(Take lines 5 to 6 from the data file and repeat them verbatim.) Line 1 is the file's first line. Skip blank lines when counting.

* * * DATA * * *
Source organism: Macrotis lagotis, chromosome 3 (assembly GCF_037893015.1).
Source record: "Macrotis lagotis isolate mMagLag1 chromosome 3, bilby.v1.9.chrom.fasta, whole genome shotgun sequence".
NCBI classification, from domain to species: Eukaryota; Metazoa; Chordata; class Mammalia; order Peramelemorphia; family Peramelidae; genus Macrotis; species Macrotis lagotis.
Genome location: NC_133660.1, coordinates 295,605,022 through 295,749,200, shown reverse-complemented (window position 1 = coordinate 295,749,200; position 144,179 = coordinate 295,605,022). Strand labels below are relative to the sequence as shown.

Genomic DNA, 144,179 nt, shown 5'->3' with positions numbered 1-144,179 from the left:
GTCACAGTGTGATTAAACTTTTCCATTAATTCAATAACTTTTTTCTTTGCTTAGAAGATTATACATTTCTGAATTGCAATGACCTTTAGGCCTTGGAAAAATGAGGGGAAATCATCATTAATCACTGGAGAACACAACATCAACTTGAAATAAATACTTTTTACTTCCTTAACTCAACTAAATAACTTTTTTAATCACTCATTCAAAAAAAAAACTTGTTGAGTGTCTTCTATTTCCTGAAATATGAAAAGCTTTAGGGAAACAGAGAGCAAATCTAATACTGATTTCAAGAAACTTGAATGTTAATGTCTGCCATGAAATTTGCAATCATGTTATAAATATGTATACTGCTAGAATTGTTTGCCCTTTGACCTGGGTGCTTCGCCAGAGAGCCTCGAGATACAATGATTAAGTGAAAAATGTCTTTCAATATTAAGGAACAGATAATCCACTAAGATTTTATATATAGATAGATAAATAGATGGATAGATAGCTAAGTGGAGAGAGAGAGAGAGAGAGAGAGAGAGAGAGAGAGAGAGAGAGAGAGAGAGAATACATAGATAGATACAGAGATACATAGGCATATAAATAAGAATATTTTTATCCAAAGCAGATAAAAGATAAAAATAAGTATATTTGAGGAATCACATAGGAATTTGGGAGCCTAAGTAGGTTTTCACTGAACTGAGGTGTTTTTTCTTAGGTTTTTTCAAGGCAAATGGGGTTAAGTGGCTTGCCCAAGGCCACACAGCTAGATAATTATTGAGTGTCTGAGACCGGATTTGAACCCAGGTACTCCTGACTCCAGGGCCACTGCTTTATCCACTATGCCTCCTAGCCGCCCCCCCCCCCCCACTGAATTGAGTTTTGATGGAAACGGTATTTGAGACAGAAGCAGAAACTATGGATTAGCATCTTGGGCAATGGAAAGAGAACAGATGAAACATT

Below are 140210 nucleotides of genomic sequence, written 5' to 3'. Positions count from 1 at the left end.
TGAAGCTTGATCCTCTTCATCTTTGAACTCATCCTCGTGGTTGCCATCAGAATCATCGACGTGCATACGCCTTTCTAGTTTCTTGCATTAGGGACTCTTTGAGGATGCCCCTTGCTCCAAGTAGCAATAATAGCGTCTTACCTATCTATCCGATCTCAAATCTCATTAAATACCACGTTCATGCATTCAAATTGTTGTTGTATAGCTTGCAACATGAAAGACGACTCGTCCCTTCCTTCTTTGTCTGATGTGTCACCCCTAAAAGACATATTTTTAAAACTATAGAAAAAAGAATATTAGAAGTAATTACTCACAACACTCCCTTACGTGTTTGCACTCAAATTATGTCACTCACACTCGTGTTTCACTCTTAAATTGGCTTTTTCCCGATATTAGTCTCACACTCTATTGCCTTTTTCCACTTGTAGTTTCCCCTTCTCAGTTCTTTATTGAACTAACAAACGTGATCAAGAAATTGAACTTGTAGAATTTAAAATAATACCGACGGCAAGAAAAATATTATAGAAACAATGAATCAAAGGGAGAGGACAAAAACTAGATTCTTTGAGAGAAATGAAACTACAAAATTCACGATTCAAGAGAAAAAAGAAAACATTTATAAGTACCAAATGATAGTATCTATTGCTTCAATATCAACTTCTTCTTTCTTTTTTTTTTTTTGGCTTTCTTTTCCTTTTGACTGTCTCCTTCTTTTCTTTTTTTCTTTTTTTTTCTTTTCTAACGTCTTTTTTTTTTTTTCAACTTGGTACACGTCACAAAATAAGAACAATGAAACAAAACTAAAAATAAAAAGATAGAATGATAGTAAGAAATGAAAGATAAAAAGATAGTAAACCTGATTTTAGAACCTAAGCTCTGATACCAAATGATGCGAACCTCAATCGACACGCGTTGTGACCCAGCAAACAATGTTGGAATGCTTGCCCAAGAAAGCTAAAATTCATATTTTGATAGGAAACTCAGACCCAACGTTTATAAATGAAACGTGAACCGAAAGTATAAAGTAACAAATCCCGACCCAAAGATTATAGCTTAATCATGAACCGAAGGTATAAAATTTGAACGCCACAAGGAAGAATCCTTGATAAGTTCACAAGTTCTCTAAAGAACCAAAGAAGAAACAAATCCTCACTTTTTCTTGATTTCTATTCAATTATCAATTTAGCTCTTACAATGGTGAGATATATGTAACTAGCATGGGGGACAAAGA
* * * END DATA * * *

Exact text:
Genomic DNA, 144,179 nt, shown 5'->3' with positions numbered 1-144,179 from the left:
GTCACAGTGTGATTAAACTTTTCCATTAATTCAATAACTTTTTTCTTTGCTTAGAAGATTATACATTTCTGAATTGCAATGACCTTTAGGCCTTGGAAAAATGAGGGGAAATCATCATTAATCACTGGAGAACACAACATCAACTTGAAATAAATACTTTTTACTTCCTTAACTCAACTAAATAACTTTTTTAATCACTCATTCAAAAAAAAAACTTGTTGAGTGTCTTCTATTTCCTGAAATATGAAAAGCTTTAGGGAAACAGAGAGCAAATCTAATACTGATTTCAAGAAACTTGAATGTTAATGTCTGCCATGAAATTTGCAATCATGTTATAAATATGTATACTGCTAGAATTGTTTGCCCTTTGACCTGGGTGCTTCGCCAGAGAGCCTCGAGATACAATGATTAAGTGAAAAATGTCTTTCAATATTAAGGAACAGATAATCCACTAAGATTTTATATATAGATAGATAAATAGATGGATAGATAGCTAAGTGGAGAGAGAGAGAGAGAGAGAGAGAGAGAGAGAGAGAGAGAGAGAGAGAGAGAATACATAGATAGATACAGAGATACATAGGCATATAAATAAGAATATTTTTATCCAAAGCAGATAAAAGATAAAAATAAGTATATTTGAGGAATCACATAGGAATTTGGGAGCCTAAGTAGGTTTTCACTGAACTGAGGTGTTTTTTCTTAGGTTTTTTCAAGGCAAATGGGGTTAAGTGGCTTGCCCAAGGCCACACAGCTAGATAATTATTGAGTGTCTGAGACCGGATTTGAACCCAGGTACTCCTGACTCCAGGGCCACTGCTTTATCCACTATGCCTCCTAGCCGCCCCCCCCCCCCCACTGAATTGAGTTTTGATGGAAACGGTATTTGAGACAGAAGCAGAAACTATGGATTAGCATCTTGGGCAATGGAAAGAGAACAGATGAAACATT